You know a review has turned mean-spirited when you’re indicted for crimes you quite carefully didn’t commit. And a review actually does readers a disservice when it overlooks the book’s central intellectual framework and argument.
Reviewing my new book, The Zionist Ideas, which updates Arthur Hertzberg’s classic 1959 anthology, The Zionist Idea, professor Allan Arkush devotes 109 words to correcting my supposed misreading of Zionism’s founder, Theodor Herzl. That’s stunning because Arkush and I agree with Shlomo Avineri and Georges Yitshak Weisz that Herzl wasn’t mugged by anti-Semitism during the Dreyfus trial; his yearning for a Jewish state evolved.
Arkush writes: “Troy identifies [Herzl’s] direct exposure to the French crowds crying ‘death to the Jews’ following Dreyfus’s conviction as the key factor in his transformation into a Zionist.” I wrote in the introduction: “Herzl’s [Dreyfus] break through is also overstated. Like [Betty] Friedan’s feminism, Zionism had been simmering for decades. And Herzl wasn’t such a non-Jewish Jew. Some of his Jewish nationalist musings predated the Dreyfus trial.”
My capsule biography introducing some key Herzl texts notes that his reaction in Paris “had its roots in his earlier life”; that two years before Dreyfus “[t]he Jewish problem was now at the forefront of his attention”; but, yes, the trial “fully transformed him into a Zionist.” In writing “fully,” I gestured at a process that had culminated, not an abrupt conversion. One thing I have learned over the years as a teacher, colleague, and book reviewer is this: if you correct something, better correct correctly and not incorrectly—or, as in this case, don’t correct something that wasn’t incorrect in the first place!
Most outrageous is Arkush’s refusal to mention, even critique, what every other reviewer has acknowledged as the major contribution of The Zionist Ideas and its greatest departure from Hertzberg’s majestic work. The book broadens the conversation from Hertzberg’s 37 male thinkers to 170 thinkers, male and female, left and right, religious and secular, Ashkenazi and Mizrahi, Israeli and diaspora based.
The Zionist Ideas suggests a framework for organizing the Zionist conversation within six schools of thought: political, labor, revisionist, religious, cultural, and diaspora Zionism. I’m not claiming originality. The legendary Hebrew University historian of Zionism, Gideon Shimoni, among other scholars, tracks the ideological ferment that shaped the first five. But most often overlook the sixth stream, diaspora Zionism. Zionism began with diaspora Jews debating their futures; American Zionists dodged the personal quest but bought in—gradually—to funding the communal state-building project. Today, the relationship is more mutual, with diaspora Jews often seeking inspiration from Israel, not just tax receipts.
I organized the debate around these six schools because most Zionisms were hyphenated Zionisms—cross-breeding the quest for statehood with other dreams regarding Judaism or the world. Historians are often zoologists, categorizing ideas and individuals resistant to being forced tidily into a box. My anthology, with so many thinkers, required some categorizing, although it risked attacks that a particular author was better suited to a different school or too independent to be typed.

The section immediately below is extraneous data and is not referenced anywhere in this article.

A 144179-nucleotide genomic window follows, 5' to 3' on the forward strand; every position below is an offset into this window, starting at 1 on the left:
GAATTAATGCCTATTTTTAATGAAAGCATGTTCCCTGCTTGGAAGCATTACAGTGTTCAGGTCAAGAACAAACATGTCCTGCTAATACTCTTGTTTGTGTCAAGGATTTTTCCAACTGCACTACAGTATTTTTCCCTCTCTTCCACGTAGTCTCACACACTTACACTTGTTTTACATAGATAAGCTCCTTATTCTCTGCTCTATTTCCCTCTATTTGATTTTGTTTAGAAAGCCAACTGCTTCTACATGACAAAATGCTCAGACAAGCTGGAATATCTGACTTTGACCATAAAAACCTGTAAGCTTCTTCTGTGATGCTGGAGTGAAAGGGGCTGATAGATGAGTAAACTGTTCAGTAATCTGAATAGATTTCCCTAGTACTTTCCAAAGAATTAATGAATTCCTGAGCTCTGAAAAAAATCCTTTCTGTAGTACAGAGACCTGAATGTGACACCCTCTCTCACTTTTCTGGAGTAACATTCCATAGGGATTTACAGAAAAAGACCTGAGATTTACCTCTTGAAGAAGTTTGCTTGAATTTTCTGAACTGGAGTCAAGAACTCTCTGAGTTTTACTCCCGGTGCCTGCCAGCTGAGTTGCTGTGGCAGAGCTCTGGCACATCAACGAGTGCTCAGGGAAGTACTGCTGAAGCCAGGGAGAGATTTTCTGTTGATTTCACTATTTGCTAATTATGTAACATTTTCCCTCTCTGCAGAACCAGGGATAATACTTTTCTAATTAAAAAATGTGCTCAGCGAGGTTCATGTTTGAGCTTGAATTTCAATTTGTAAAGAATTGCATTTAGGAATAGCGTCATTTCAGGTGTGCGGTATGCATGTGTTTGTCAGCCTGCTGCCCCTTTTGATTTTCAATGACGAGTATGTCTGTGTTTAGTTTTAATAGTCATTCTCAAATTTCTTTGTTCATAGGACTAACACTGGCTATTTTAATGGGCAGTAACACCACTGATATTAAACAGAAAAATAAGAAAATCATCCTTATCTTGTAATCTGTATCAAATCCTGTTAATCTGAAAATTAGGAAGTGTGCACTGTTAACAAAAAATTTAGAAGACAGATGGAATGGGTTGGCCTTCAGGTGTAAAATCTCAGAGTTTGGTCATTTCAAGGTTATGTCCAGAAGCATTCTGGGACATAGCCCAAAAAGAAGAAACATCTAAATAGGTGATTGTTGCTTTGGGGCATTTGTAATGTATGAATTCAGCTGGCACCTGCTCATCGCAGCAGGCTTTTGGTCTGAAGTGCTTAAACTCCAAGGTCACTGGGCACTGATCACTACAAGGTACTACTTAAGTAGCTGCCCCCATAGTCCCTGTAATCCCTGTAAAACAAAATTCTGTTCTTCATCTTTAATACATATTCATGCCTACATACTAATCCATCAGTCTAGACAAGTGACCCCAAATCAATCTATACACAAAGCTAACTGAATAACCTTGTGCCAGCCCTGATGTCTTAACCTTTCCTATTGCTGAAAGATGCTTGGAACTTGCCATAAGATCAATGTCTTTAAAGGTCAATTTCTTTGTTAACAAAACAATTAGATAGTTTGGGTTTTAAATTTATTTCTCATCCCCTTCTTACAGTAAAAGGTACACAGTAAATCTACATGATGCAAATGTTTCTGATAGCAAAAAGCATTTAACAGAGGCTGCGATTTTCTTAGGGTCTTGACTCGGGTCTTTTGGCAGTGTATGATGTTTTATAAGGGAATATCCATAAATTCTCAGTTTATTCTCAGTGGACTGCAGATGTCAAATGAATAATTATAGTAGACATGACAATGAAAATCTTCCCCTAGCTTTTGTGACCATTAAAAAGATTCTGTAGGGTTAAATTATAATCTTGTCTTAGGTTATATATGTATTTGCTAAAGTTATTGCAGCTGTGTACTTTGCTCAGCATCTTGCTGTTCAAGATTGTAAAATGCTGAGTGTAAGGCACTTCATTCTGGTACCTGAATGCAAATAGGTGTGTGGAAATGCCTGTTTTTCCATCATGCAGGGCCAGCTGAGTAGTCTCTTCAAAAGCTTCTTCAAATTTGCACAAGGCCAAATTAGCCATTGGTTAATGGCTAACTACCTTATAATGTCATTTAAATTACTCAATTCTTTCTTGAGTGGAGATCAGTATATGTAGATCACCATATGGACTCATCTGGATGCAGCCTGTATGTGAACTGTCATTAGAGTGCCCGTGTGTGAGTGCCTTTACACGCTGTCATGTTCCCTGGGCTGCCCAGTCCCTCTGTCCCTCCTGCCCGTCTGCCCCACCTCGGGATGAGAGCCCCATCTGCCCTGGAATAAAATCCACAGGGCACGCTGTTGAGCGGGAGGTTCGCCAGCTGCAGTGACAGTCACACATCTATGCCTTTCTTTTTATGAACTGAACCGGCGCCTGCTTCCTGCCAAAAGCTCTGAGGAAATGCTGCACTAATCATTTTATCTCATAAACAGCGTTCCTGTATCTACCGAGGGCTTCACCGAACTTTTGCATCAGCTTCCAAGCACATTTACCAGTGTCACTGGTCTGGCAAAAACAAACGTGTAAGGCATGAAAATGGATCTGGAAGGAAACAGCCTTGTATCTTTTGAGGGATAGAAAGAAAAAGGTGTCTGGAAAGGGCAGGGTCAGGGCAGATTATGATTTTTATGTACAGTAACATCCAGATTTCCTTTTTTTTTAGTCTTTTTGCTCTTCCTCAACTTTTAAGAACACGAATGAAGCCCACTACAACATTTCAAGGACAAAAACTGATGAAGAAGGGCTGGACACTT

As a historian, I also grouped the thinkers within these six schools into three major phases of Zionism and made these the three major sections of my book: Pioneers: Founding the Jewish state (up to 1948); Builders:Actualizing and modernizing the Zionist blueprints (1948–2000); and Torchbearers: Reassessing, redirecting, reinvigorating (21st century). It’s unfortunate that Arkush couldn’t devote any space in a review of more than 2,400 words to that scheme. I would have undoubtedly learned from his analysis—as I did from other parts of the review that raised interesting questions about my choices for texts representing religious Zionism and socialist Zionism, in particular. (Note how Arkush used the categories, naturally.)
Moreover, the review’s title “Zionisms, Old and New,” advertises one of the book’s central aims. As another academic noted: “you added a second s to Zionism!” Discussing “Zionisms,” not one monolithic Zionism, frees us from partisans who weaponize the term “Zionist”to bash or boost.
Finally, a fair point Arkush raised, over which I agonized: from the start, the Jewish Publication Society and I envisioned a one-volume, accessible anthology expanding the circle of Zionist thinkers. Inevitably, that meant cutting. In essence, I crossed Hertzberg’s Zionist Idea with another classic, The Jew in the Modern World, by Paul Mendes-Flohr and Jehuda Reinharz. That book, like this new Zionist Ideas, showcases different positions in more readable 800- and 900-word selections (as opposed to three and four thousand-word manifestos).
It’s a reviewer’s prerogative to dislike a book, and it’s the author’s lot to bristle while seeking some blurb-worthy quotation like the one Arkush grudgingly offered: “Overall, his choices are good.” One might have thought that this was the key criterion for a good anthology.
Read Arkush’s reply to Troy here.
Kaplan writes that “one key statement . . . I would have liked to see Stern contend” with is “‘For only truth pleases God and only falsehood angers Him,’ [Guide 2:47] which implies that only truth, not the search for truth, is of value.”
Ozick is as marvelously demanding, harrumphing, and uncompromising as she has always been.
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